The amendment to the EU (Withdrawal) Bill was defeated by 311 votes to 301, giving the Government a majority of just 10.
Just one Conservative MP, Ken Clarke, defied the Government whip and voted for the motion to retain the EU Charter of Fundamental Rights, put forward by Jeremy Corbyn.
Civic organisations warned over the weekend that individual rights to privacy, equality, freedom of expression, fair working conditions, a fair trial, access to a lawyer and the protection of personal data are all in potential jeopardy if the charter is stripped from the UK state book after Brexit, in March 2019.
Labour had originally intended to vote for a Conservative amendment to the bill – also calling for the EU Charter to be retained – but this was dropped following a concession from Government ministers to review the way human rights would be affected by changes to the charter caused by Brexit.
It came following speculation that the Government could have faced its first potentially embarrassing defeat over the withdrawal bill after reports that Dominic Grieve’s amendment had the support of several Tory MPs.
Earlier in the third of eight late-night debates in the Commons on the landmark legislation, Mr Grieve warned that the Conservative’s modern reputation “starts to fray at the edges” if it fails to be seen as protecting citizens’ rights, adding that he is worried there will be a period after March 2019 of a “hiatus, a gap where areas of law that matter to people are not protected in way at all”.
But the former attorney general dropped his threat after ministers offered concessions. In an attempt to eases MPs’ concerns over EU human rights after Brexit, Dominic Raab, the justice minister, said the Government would outline within two weeks how key articles of the EU charter will be reflected in UK law by releasing a “detailed memorandum”.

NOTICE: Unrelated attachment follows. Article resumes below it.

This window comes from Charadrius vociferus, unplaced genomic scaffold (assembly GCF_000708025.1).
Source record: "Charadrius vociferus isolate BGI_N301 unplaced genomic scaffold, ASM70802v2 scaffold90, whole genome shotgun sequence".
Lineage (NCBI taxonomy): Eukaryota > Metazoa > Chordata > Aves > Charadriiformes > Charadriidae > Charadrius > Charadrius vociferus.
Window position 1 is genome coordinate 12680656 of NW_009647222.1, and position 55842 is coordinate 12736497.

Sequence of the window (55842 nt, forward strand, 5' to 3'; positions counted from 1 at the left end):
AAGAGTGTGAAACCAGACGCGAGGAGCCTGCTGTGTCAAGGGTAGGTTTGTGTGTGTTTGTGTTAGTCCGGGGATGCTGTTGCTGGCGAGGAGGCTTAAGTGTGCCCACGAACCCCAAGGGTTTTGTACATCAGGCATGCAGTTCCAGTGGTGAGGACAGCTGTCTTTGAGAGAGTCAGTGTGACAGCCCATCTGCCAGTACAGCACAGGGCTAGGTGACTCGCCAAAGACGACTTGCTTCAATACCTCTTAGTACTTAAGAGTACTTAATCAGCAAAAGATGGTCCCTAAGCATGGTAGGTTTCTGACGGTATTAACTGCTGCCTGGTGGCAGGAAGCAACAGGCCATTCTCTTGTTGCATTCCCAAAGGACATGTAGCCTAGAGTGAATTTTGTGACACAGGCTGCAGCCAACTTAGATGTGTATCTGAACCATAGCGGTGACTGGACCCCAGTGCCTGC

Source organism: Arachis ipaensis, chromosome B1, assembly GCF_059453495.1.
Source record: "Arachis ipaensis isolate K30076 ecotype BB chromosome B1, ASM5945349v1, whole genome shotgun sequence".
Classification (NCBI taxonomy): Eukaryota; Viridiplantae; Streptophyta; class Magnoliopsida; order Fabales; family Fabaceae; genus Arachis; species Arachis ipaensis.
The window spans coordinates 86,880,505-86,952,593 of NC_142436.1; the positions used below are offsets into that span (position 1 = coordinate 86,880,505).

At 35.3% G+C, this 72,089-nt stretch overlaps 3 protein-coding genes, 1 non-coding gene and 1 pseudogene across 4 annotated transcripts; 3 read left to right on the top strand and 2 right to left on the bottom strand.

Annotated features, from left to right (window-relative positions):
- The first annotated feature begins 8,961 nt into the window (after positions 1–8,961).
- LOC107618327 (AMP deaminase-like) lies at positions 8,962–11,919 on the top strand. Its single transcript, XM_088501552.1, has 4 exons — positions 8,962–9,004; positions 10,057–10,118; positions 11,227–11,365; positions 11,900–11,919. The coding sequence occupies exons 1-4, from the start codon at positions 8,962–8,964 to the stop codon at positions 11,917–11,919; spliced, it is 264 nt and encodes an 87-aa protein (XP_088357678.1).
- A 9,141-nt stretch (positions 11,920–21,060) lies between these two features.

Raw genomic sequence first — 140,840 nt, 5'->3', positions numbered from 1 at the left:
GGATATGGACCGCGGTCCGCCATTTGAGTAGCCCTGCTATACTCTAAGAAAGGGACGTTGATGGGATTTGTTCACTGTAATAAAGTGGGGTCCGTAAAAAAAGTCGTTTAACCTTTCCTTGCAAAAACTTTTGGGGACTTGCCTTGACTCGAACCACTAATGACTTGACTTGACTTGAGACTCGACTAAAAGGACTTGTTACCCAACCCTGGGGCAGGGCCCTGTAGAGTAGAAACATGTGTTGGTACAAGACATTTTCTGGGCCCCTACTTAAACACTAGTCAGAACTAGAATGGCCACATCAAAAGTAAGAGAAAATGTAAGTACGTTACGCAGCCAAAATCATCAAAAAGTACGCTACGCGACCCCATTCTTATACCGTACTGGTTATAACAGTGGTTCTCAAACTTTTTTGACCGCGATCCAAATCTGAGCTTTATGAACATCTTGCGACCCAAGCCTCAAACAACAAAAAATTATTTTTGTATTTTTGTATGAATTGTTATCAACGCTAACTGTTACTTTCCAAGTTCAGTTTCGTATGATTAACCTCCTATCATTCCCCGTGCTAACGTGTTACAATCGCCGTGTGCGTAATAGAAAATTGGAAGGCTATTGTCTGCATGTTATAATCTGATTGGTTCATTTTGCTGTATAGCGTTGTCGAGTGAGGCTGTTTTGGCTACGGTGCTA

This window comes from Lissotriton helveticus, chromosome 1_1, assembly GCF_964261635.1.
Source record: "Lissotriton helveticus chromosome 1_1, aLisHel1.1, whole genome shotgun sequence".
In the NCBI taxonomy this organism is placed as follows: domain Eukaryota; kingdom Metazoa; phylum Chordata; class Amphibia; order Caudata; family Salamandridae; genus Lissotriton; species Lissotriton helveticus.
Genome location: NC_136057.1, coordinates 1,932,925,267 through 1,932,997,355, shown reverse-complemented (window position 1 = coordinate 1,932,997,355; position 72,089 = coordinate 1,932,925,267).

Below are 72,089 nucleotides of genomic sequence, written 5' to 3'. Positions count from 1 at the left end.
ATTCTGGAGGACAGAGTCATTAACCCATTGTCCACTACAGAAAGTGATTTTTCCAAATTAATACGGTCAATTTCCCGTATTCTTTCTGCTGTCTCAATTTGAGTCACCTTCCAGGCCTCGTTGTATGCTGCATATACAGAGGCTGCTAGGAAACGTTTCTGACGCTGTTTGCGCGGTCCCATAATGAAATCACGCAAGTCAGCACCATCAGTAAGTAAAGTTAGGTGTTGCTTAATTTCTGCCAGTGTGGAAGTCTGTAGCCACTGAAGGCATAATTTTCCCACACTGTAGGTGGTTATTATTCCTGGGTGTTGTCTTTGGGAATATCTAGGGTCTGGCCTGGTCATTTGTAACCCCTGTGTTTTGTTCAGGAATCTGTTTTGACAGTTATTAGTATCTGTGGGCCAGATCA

Mr Raab also said he would be happy to continue talks with Mr Grieve, Tory former minister Oliver Letwin and other MPs if they believe any rights have been missed out.
During the debate Ken Clarke, the former Conservative Chancellor and pro-European, said the Government had failed to explain why they intended to abolish the Charter of Fundamental Rights after Brexit.
Mocking the Government, the senior Tory MP added: “Presumably it's because it's got the word 'European' and 'rights' in it, and this was intended from a Daily Telegraph gesture to the hard right wing of my party.”
But Mark Harper, a former Conservative minister, suggested that the Government could consider bringing forward an amendment at report stage – likely to be in the new year – to address Mr Grieve’s concerns over the charter.
“If there are actually rights which we do think are important and aren't, we don't think are adequately reflected in legislation, there is an argument at some point in due course - maybe not immediately when we're doing this - but certainly whether some of them actually would benefit from being brought into the Human Rights Act,” said Mr Harper.
After the amendment was voted on the Liberal Democrat’s Brexit spokesperson, Tom Brake, said: “The government squeaked home, but we will not give up the fight to protect fundamental rights from an extreme Brexit.
“Ministers won't be permitted to weaken vital protections to appease their own Brexiteer backbenchers and ram through a Tory Brexit.
“The vast majority of people do not want to see a Brexit that undermines our freedoms, equality and privacy.
Stephen Doughty, a Labour MP and supporter of the pro-EU organisation Open Britain, added that the Government’s “wafer thin” majority on Wednesday evening “does not give them any mandate to water down the rights of the British people”.
He continued: “Ministers must now engage properly with the concerns so many people, including MPs on all sides of the House, have about their ideological insistence on pulling Britain out of the charter of fundamental rights.”
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